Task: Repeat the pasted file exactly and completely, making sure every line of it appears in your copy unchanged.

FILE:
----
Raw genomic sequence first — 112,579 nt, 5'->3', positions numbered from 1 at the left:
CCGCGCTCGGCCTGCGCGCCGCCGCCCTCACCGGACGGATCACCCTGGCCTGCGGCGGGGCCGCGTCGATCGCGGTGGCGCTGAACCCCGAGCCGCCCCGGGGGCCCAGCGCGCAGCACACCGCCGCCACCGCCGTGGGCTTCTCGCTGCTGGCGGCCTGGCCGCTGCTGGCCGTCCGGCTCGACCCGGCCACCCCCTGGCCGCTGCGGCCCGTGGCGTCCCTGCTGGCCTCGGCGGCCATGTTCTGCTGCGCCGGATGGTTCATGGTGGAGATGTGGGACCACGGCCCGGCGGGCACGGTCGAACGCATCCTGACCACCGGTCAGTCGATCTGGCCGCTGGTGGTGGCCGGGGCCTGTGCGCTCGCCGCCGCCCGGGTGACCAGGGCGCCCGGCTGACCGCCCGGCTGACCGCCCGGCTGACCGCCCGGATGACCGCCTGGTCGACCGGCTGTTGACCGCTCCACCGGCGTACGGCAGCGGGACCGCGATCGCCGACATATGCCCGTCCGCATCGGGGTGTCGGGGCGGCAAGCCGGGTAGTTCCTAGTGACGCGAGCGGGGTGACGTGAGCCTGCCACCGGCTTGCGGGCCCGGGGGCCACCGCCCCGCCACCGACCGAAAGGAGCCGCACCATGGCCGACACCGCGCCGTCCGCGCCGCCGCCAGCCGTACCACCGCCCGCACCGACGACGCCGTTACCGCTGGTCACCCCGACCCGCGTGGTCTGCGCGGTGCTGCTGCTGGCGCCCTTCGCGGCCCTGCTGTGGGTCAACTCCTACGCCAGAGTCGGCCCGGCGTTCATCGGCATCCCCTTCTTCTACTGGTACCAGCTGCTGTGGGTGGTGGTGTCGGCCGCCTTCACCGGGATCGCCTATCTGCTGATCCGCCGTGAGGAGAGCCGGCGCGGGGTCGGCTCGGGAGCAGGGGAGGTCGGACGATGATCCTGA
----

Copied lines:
Raw genomic sequence first — 112,579 nt, 5'->3', positions numbered from 1 at the left:
CCGCGCTCGGCCTGCGCGCCGCCGCCCTCACCGGACGGATCACCCTGGCCTGCGGCGGGGCCGCGTCGATCGCGGTGGCGCTGAACCCCGAGCCGCCCCGGGGGCCCAGCGCGCAGCACACCGCCGCCACCGCCGTGGGCTTCTCGCTGCTGGCGGCCTGGCCGCTGCTGGCCGTCCGGCTCGACCCGGCCACCCCCTGGCCGCTGCGGCCCGTGGCGTCCCTGCTGGCCTCGGCGGCCATGTTCTGCTGCGCCGGATGGTTCATGGTGGAGATGTGGGACCACGGCCCGGCGGGCACGGTCGAACGCATCCTGACCACCGGTCAGTCGATCTGGCCGCTGGTGGTGGCCGGGGCCTGTGCGCTCGCCGCCGCCCGGGTGACCAGGGCGCCCGGCTGACCGCCCGGCTGACCGCCCGGCTGACCGCCCGGATGACCGCCTGGTCGACCGGCTGTTGACCGCTCCACCGGCGTACGGCAGCGGGACCGCGATCGCCGACATATGCCCGTCCGCATCGGGGTGTCGGGGCGGCAAGCCGGGTAGTTCCTAGTGACGCGAGCGGGGTGACGTGAGCCTGCCACCGGCTTGCGGGCCCGGGGGCCACCGCCCCGCCACCGACCGAAAGGAGCCGCACCATGGCCGACACCGCGCCGTCCGCGCCGCCGCCAGCCGTACCACCGCCCGCACCGACGACGCCGTTACCGCTGGTCACCCCGACCCGCGTGGTCTGCGCGGTGCTGCTGCTGGCGCCCTTCGCGGCCCTGCTGTGGGTCAACTCCTACGCCAGAGTCGGCCCGGCGTTCATCGGCATCCCCTTCTTCTACTGGTACCAGCTGCTGTGGGTGGTGGTGTCGGCCGCCTTCACCGGGATCGCCTATCTGCTGATCCGCCGTGAGGAGAGCCGGCGCGGGGTCGGCTCGGGAGCAGGGGAGGTCGGACGATGATCCTGA